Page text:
Sweden joins China and South Korea in the Central Bank crypto race

Hardly a day goes by without the next central bank jumping on the crypto train. Yesterday it was South Korea, today it is Sweden, which announces its plans for the introduction of a crypto crown (“e-Krona”).

 

Pilot partnership for the e-Krona

The Swedish central bank plans to sign a contract with multinational professional services company Accenture to test the launch of its CBDC, the e-Krona. According to reports, the partnership will initially run for a year until the end of 2020. As the Riksbank explains:

    “The main goal of the e-Krona pilot project is to expand the bank’s understanding of the technological possibilities of the e-Krona.”

Cash usage in Scandinavia is already decreasing, which has prompted the central bank to start exploring a digital option in 2017. The partnership with Accenture includes the development of a payment platform with a user interface that enables e-Krona transactions of cards and smartphones. There is no confirmation from the bank that a crypto crown will actually see the light of day in the end – but that is very likely under the circumstances.

    Industry watcher “Rhythm Trader” compares cryptocurrencies to the “space race of our generation” – and Bitcoin is the king of all.

 

Crypto ETP approved

Sweden is more proactive than other countries in the region when it comes to crypto assets. Earlier this week, the Swedish Financial Regulator (SFSA) approved the Swiss crypto ETP provider Amun. According to the announcement, Amun is the first issuer to offer fully secured, passive investment products with cryptocurrencies as an underlying. Amuns President Ophelia Snyder:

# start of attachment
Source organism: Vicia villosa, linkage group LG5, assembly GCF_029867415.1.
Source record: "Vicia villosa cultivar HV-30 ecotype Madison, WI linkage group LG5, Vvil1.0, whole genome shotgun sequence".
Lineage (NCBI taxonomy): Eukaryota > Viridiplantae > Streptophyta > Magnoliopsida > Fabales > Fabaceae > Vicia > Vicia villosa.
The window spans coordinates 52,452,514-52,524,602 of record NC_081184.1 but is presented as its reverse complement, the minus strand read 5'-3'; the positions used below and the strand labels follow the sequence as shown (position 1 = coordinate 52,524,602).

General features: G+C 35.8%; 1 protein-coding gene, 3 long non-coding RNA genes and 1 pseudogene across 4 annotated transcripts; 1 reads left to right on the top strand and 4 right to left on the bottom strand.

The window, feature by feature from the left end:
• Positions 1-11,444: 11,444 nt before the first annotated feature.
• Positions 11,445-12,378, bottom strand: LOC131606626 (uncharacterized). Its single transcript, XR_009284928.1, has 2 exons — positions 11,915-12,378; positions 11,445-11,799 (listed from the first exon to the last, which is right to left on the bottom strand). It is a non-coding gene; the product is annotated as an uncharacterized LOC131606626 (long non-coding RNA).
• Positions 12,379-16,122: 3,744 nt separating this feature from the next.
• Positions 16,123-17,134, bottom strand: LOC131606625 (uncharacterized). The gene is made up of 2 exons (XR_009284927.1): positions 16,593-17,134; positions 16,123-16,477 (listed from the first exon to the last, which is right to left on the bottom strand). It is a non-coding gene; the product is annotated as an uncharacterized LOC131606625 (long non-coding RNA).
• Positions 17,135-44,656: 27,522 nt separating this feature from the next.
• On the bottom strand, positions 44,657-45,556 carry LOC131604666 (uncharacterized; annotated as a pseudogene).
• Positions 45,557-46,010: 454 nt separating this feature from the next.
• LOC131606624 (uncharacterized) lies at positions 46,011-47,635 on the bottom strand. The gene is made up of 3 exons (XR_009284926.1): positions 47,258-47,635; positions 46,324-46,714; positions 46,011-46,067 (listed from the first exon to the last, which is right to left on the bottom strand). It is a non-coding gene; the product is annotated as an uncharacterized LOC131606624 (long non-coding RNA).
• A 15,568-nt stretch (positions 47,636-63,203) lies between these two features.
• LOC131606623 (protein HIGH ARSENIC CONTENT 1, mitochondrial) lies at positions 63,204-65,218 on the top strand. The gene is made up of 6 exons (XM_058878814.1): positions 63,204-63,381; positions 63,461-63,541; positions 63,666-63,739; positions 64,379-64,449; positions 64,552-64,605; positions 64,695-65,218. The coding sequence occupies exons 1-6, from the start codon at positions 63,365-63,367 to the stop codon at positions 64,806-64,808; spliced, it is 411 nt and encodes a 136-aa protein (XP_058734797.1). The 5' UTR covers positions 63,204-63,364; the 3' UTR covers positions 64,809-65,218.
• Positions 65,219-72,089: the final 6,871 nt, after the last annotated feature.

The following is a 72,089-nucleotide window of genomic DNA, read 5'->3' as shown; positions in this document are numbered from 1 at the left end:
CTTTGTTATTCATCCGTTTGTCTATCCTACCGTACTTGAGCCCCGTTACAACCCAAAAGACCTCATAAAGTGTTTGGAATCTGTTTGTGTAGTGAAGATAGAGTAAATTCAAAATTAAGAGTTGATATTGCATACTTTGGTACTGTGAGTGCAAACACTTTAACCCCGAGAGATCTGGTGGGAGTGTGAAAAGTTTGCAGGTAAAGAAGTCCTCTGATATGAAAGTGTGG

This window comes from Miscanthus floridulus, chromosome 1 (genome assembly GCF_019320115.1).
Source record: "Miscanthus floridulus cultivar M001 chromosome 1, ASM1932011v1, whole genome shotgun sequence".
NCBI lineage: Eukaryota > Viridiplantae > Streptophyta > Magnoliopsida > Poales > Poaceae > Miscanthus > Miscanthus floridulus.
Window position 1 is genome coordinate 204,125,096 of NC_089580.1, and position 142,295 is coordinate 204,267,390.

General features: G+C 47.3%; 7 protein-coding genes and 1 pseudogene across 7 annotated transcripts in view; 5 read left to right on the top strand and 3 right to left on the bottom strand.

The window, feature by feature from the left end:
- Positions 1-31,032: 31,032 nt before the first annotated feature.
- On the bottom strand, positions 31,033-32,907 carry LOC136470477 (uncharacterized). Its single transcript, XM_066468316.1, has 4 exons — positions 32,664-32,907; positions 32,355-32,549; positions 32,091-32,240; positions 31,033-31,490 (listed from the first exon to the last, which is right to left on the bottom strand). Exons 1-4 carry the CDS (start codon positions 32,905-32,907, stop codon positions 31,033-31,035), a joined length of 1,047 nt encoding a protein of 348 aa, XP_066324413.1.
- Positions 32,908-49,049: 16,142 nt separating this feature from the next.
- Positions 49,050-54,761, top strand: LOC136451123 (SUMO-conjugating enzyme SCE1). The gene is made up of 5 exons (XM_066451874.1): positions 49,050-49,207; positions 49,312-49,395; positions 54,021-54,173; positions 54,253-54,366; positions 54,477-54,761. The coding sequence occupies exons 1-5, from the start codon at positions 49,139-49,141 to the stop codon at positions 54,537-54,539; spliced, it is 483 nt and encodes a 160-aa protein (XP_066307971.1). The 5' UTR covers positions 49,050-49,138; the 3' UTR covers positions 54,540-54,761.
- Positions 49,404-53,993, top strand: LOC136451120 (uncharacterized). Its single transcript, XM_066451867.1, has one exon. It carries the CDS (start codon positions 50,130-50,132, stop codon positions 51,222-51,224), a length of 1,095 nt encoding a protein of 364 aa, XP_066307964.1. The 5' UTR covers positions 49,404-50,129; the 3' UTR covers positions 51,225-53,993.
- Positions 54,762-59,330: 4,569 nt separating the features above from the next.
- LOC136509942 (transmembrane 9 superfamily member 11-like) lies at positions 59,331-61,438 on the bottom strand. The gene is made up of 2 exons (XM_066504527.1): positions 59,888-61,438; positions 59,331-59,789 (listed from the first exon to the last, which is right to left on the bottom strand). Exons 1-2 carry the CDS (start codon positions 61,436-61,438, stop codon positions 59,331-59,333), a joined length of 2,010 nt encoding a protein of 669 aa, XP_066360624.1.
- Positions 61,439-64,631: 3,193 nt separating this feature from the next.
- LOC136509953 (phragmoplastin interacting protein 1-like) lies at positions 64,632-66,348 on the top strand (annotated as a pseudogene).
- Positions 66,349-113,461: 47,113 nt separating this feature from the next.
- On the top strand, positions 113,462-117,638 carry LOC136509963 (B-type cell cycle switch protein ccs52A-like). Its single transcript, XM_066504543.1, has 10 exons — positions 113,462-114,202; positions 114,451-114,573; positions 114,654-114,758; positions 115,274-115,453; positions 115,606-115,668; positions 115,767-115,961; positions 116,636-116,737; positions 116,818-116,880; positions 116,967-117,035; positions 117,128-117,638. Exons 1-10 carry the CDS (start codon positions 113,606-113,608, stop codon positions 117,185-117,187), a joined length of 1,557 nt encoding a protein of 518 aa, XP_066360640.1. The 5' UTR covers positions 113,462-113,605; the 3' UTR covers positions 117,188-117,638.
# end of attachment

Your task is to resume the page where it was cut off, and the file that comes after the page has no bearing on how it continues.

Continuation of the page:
“Our mission is clear and that is to help investors invest in crypto asset classes more securely, cost-effectively and easily with our crypto-ETPs. We recognize that the Swedish legal framework has supported such initiatives and we welcome its considerations. ”

The company plans to expand its range of crypto-asset “Exchange Traded Products” (ETPs) in the European Union.

Sweden is the youngest country among many involved in the research and development of a CBDC. The South Korean central bank has also started hiring blockchain experts, and Lithuania has published a research paper on the feasibility of the central bank’s digital currencies.

Earlier this month, Japan unveiled its findings on the potential of a CBCD, and leaders of the European Central Bank also expressed the urgency to innovate accordingly. China is currently leading the race and that should be the catalyst.